I play Lance, the manager. He shouldn’t really be there, he’s a bit old for it. The show isn’t a million miles away from a family sitcom – Lance is the dad, and he’s got the two errant sons (Ashley and Jawayne), the stroppy daughter (Janine) and the cousin who comes to stay because his parents have been killed in a tragic fishing accident (Christopher).
What attracted you to the role?
The scripts really attracted me to it, and the fact that it was work! Also, Phil Bowker was producing and writing it and I’ve worked with him before. He’s brilliant, he really understands comedy. And Lance is a proper fun character, he’s a proper tit. Lance gets involved with escorting in the first episode and gets more caught up in the madness. I love that – in the first series, Phil Bowker tried to anchor it in the shop itself. But now it has a bit more confidence with the characters being established to go out of the shop.
Are there any similarities between you and Lance?
Oh I’m a proper tit too! No, I don’t really think so. Only that Lance has a bit of humanity to him, he’s quite warm.
What was it like to be part of The Inbetweeners?
It was extraordinary really. As an actor, you’re happy to be working, and I took the part of Alan Cooper, Simon’s dad, who was another really funny character. Again, another tit! Maybe I’m being typecast as a tit! I’ve always played idiots. You don’t know something’s going to be that much of a hit. You read the script, which is great fun, but you have no idea if it’s going to be any good or not, so it was a huge surprise. I went to the premiere of The Inbetweeners film and people were just going mad, it was wonderful, but very odd.
What has been your career highlight to date?
There’s a career moment that’s sort of a highlight. I was singing the hokey kokey in German with Bill Bailey at the Hammersmith Apollo for his DVD. I go back a long way with Bill, I was in a band with him. So that was quite a moment, singing ‘das hokey kokey’ in German for his DVD, that was a bit nuts.
Are there any actors you have particularly enjoyed working with?
I really enjoy working with Sean Lock, who’s brilliant. And to be honest, and this sounds terribly fucking cheesy, but the Phoneshop cast, all of them, are the best cast I’ve ever worked with, there’s no question about that. They’re at the top of their game; they are brilliant.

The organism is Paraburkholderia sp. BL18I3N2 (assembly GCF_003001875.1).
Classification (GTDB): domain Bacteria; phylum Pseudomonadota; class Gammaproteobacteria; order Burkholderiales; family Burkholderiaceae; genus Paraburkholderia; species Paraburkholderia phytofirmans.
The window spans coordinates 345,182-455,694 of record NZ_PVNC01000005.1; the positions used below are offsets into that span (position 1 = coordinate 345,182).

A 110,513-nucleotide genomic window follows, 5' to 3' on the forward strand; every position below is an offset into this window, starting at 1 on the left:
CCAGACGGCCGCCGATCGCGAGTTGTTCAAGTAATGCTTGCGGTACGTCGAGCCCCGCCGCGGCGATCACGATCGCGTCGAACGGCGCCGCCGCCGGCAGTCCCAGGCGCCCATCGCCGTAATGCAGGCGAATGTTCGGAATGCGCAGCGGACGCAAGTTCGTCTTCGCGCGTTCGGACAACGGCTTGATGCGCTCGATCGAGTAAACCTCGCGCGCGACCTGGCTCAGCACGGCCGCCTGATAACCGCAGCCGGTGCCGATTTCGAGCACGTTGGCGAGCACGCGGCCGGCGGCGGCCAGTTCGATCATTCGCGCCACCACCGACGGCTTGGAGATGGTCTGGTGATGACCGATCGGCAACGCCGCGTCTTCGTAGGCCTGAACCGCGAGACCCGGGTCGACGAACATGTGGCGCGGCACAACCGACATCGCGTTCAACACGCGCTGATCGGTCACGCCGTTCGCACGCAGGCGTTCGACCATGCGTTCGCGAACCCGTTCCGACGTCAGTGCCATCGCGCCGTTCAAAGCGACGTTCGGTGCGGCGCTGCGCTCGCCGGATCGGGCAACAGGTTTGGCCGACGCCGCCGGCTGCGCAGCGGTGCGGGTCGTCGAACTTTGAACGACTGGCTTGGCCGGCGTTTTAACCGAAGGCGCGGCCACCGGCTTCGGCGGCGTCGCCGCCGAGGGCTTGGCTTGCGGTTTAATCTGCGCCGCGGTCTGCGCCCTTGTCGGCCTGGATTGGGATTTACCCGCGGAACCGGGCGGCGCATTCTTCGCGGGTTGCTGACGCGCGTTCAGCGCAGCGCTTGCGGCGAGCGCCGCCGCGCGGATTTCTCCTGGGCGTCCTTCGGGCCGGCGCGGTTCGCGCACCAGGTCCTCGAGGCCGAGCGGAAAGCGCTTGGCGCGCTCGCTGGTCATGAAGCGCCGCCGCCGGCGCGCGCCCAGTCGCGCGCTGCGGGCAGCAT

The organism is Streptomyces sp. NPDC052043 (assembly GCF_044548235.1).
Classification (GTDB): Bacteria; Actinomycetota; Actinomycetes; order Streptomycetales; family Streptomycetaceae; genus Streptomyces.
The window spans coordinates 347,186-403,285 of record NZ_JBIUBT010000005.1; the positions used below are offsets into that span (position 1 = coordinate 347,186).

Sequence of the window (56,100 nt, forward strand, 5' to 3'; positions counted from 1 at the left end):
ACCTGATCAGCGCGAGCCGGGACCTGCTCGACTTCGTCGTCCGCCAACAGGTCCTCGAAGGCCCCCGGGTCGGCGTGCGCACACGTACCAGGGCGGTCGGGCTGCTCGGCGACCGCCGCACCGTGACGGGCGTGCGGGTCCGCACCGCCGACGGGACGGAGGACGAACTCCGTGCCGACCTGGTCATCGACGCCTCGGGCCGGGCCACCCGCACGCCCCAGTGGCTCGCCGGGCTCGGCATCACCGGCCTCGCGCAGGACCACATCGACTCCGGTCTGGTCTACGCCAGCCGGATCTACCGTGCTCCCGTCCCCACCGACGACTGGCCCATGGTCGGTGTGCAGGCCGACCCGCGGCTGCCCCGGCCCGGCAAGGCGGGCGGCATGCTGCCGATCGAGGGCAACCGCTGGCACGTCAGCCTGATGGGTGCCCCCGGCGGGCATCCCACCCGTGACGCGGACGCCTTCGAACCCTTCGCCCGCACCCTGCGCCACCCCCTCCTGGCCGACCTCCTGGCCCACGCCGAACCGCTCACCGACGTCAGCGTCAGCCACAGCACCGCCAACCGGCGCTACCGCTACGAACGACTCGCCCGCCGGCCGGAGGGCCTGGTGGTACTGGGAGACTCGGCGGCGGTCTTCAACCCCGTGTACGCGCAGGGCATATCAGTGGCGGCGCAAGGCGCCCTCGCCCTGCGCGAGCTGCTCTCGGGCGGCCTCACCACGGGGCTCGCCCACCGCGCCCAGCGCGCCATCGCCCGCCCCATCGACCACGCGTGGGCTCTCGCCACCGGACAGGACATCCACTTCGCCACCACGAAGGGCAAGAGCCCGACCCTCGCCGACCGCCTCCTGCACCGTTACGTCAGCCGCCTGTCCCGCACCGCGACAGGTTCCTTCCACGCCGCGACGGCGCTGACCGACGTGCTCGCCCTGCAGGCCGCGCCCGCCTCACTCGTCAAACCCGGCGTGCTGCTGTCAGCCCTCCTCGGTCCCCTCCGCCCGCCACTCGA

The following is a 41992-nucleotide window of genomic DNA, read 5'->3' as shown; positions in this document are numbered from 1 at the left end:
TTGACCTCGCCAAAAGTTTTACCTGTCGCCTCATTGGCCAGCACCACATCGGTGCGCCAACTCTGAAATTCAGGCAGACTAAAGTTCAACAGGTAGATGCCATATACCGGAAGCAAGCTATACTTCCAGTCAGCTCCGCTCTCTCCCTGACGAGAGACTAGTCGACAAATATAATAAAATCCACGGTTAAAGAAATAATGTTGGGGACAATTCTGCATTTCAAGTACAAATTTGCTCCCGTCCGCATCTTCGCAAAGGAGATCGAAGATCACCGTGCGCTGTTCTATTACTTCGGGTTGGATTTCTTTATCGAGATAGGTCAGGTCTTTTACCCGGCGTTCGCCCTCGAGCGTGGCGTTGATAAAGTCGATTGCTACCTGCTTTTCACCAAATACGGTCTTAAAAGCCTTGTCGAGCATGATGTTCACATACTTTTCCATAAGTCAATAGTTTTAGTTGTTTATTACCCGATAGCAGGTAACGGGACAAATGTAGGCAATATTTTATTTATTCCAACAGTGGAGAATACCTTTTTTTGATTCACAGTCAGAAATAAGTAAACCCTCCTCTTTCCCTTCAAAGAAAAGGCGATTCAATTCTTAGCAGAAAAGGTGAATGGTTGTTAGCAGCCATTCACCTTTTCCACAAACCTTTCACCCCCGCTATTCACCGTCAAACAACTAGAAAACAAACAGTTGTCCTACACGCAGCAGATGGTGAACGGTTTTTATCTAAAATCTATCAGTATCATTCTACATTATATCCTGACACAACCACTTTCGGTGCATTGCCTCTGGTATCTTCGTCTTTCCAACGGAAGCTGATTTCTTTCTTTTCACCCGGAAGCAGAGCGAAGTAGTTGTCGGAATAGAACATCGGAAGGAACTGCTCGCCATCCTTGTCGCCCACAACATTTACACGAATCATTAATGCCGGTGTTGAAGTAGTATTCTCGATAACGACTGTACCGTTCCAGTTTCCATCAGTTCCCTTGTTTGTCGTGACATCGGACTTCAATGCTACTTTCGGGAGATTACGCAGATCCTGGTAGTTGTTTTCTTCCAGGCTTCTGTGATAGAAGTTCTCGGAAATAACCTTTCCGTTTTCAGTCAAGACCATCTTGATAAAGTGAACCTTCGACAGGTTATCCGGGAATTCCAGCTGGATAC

You have been successful in both writing and acting, but which do you prefer?
They both have their benefits but I have to say that acting probably tips the balance. I’ve been busier acting than I have writing in the last few years and I’ve really enjoyed that, so probably acting.
What was your experience of being a student like?
I didn’t go to university – I went to school in Southend-on-sea and left school at 16. My first job was on a ghost train in Southend pier – so my dad was over the moon with my education! I went into various jobs, and then I was in a band and got kicked out of that, and then I did stand up comedy for six years. I’d been circling comedy for some years and used to run a comedy club in Southend so I was always really into comedy. I’d given up my job to be in a band, so when I got kicked out of that, things all went a bit tits up, so I thought I’ve got to do something. So I got into stand up comedy and from that into writing and acting, and I’ve been acting for about 15 years now.
What is your favourite TV show?
Goodness me, probably Seinfeld, although I’m a big fan of Family Guy. I’m sort of into American comedy, but we make some great comedies over here too, like A Day Today, Brass Eye... I think silliness is embedded in British comedy.
Have you got any upcoming projects?
I’ve got a few things in the pipeline for next year with a BBC Radio 4 series, telly and films. There’s the possibility of a mad movie which might be filming in Bosnia but I don’t want to jinx it!